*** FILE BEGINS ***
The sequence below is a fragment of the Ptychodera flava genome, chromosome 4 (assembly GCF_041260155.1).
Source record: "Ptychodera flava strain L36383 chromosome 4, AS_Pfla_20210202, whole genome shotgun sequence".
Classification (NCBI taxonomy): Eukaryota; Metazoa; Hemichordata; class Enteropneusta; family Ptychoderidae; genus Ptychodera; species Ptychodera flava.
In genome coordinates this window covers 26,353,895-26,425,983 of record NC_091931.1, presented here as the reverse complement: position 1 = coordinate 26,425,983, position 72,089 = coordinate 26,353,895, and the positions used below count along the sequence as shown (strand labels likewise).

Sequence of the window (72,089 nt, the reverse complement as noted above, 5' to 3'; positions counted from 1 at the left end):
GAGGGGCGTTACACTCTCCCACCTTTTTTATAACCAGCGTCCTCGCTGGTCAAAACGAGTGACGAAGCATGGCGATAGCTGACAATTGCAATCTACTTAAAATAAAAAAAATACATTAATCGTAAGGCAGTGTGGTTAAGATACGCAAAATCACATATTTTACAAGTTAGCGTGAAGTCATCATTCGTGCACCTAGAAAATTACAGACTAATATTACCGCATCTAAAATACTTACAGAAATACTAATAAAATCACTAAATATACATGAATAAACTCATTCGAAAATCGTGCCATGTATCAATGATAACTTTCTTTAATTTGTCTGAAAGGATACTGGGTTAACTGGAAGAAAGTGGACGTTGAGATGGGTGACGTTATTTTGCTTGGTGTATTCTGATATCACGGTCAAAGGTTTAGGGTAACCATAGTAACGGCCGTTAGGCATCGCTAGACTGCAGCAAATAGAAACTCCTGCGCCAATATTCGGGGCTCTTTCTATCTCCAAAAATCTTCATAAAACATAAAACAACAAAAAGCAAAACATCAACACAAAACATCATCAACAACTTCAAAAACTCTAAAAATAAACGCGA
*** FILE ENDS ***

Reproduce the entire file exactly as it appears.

The sequence below is a fragment of the Ptychodera flava genome, chromosome 4 (assembly GCF_041260155.1).
Source record: "Ptychodera flava strain L36383 chromosome 4, AS_Pfla_20210202, whole genome shotgun sequence".
Classification (NCBI taxonomy): Eukaryota; Metazoa; Hemichordata; class Enteropneusta; family Ptychoderidae; genus Ptychodera; species Ptychodera flava.
In genome coordinates this window covers 26,353,895-26,425,983 of record NC_091931.1, presented here as the reverse complement: position 1 = coordinate 26,425,983, position 72,089 = coordinate 26,353,895, and the positions used below count along the sequence as shown (strand labels likewise).

Sequence of the window (72,089 nt, the reverse complement as noted above, 5' to 3'; positions counted from 1 at the left end):
GAGGGGCGTTACACTCTCCCACCTTTTTTATAACCAGCGTCCTCGCTGGTCAAAACGAGTGACGAAGCATGGCGATAGCTGACAATTGCAATCTACTTAAAATAAAAAAAATACATTAATCGTAAGGCAGTGTGGTTAAGATACGCAAAATCACATATTTTACAAGTTAGCGTGAAGTCATCATTCGTGCACCTAGAAAATTACAGACTAATATTACCGCATCTAAAATACTTACAGAAATACTAATAAAATCACTAAATATACATGAATAAACTCATTCGAAAATCGTGCCATGTATCAATGATAACTTTCTTTAATTTGTCTGAAAGGATACTGGGTTAACTGGAAGAAAGTGGACGTTGAGATGGGTGACGTTATTTTGCTTGGTGTATTCTGATATCACGGTCAAAGGTTTAGGGTAACCATAGTAACGGCCGTTAGGCATCGCTAGACTGCAGCAAATAGAAACTCCTGCGCCAATATTCGGGGCTCTTTCTATCTCCAAAAATCTTCATAAAACATAAAACAACAAAAAGCAAAACATCAACACAAAACATCATCAACAACTTCAAAAACTCTAAAAATAAACGCGA